FILE - This April 1962 file photo shows actress Marilyn Monroe on the set of her last movie, "Something's Got To Give," in Los Angeles. The city of Los Angeles trampled state and local laws when it approved demolition of a home where Monroe briefly lived to make way for a condominium project, a lawsuit charges. The Los Angeles Times reported Monday, Oct. 5, 2015, the house where the actress lived for one year was torn down days before a hearing on whether to consider making it a historic monument. (AP Photo, File)
Lincoln museum to sell Marilyn dress, photos to repay loan
Associated Press / 05:21 PM May 15, 2018
SPRINGFIELD, Illinois — The foundation that supports the Abraham Lincoln Presidential Library and Museum in Springfield, Illinois, is selling a black dress once owned by movie star Marilyn Monroe to raise funds to repay a loan used to buy artifacts relating to the 16th president and keep the presidential relics available for public viewing.
The Abraham Lincoln Presidential Library Foundation is putting nine items up for auction in Las Vegas June 23, including photos of the 1950s movie icon by photographer Arnold Newman, The Chicago Tribune reported. The wool dress could sell for more than $60,000, according to Julien’s Auctions.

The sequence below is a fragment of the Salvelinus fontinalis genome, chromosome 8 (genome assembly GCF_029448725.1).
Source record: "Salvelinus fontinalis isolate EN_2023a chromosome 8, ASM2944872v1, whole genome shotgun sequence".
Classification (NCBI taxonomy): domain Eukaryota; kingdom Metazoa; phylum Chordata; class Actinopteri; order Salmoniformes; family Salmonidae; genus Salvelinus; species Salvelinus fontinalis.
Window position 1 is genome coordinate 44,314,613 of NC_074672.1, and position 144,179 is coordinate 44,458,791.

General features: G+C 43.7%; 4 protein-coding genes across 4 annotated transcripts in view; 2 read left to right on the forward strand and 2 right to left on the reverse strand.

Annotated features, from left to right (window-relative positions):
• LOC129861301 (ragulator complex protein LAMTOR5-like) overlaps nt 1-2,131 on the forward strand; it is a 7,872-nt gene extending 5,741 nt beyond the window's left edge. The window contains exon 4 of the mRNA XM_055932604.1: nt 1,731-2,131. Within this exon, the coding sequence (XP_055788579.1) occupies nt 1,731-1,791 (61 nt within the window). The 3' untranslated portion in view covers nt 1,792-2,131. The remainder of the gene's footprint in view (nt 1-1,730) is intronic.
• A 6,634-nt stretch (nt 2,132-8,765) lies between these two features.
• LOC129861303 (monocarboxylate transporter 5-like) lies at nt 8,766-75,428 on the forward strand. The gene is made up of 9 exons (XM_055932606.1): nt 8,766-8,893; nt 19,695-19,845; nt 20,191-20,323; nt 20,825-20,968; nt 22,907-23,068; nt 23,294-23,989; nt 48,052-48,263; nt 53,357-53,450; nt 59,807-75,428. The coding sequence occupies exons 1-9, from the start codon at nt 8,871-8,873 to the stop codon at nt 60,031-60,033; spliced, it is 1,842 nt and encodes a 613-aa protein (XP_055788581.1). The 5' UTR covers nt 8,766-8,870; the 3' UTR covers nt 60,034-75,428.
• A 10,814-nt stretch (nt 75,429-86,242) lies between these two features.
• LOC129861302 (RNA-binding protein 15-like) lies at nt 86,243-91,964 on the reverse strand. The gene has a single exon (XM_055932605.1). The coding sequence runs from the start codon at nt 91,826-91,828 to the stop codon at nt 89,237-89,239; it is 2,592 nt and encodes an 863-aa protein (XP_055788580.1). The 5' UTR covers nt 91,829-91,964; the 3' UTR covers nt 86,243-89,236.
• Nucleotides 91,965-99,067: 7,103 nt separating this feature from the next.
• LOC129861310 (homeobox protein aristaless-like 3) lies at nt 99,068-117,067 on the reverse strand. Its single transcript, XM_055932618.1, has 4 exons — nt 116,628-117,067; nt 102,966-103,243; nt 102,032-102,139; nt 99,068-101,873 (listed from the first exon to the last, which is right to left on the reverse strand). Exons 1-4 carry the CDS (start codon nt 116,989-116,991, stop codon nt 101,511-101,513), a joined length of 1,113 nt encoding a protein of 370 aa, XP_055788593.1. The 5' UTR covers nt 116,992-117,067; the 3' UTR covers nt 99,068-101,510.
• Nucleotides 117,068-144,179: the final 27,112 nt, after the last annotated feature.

“Getting (Monroe) items is becoming more and more difficult,” said Darren Julien, president and CEO of the auction house. “The supply’s less and less, but demand’s more and more because you have people in Asia and Russia and all over the world that are collecting pop culture — especially Marilyn Monroe.”
Foundation officials hope proceeds from the auction will allow the foundation to avoid selling presidential memorabilia.
The foundation owes about $10 million on a 2007 loan it used to buy items purportedly belonging to Lincoln, including a stovepipe hat, bloodstained gloves he wore the night he was assassinated and an 1824 book with his handwriting.
The foundation paid $25 million and borrowed $23 million. The foundation raised private money to cut down on the debt, but the note is due in October 2019.
“Our need is great,” said Carla Knorowski, the foundation’s chief executive officer.
The Monroe items were sent to the auction house in November, she said.
Foundation officials have been in talks with Illinois Gov. Bruce Rauner’s office about securing state money but haven’t received any financial commitments, the foundation said in a news release last week.
A Rauner spokeswoman said officials are reviewing the foundation’s business plan. MKH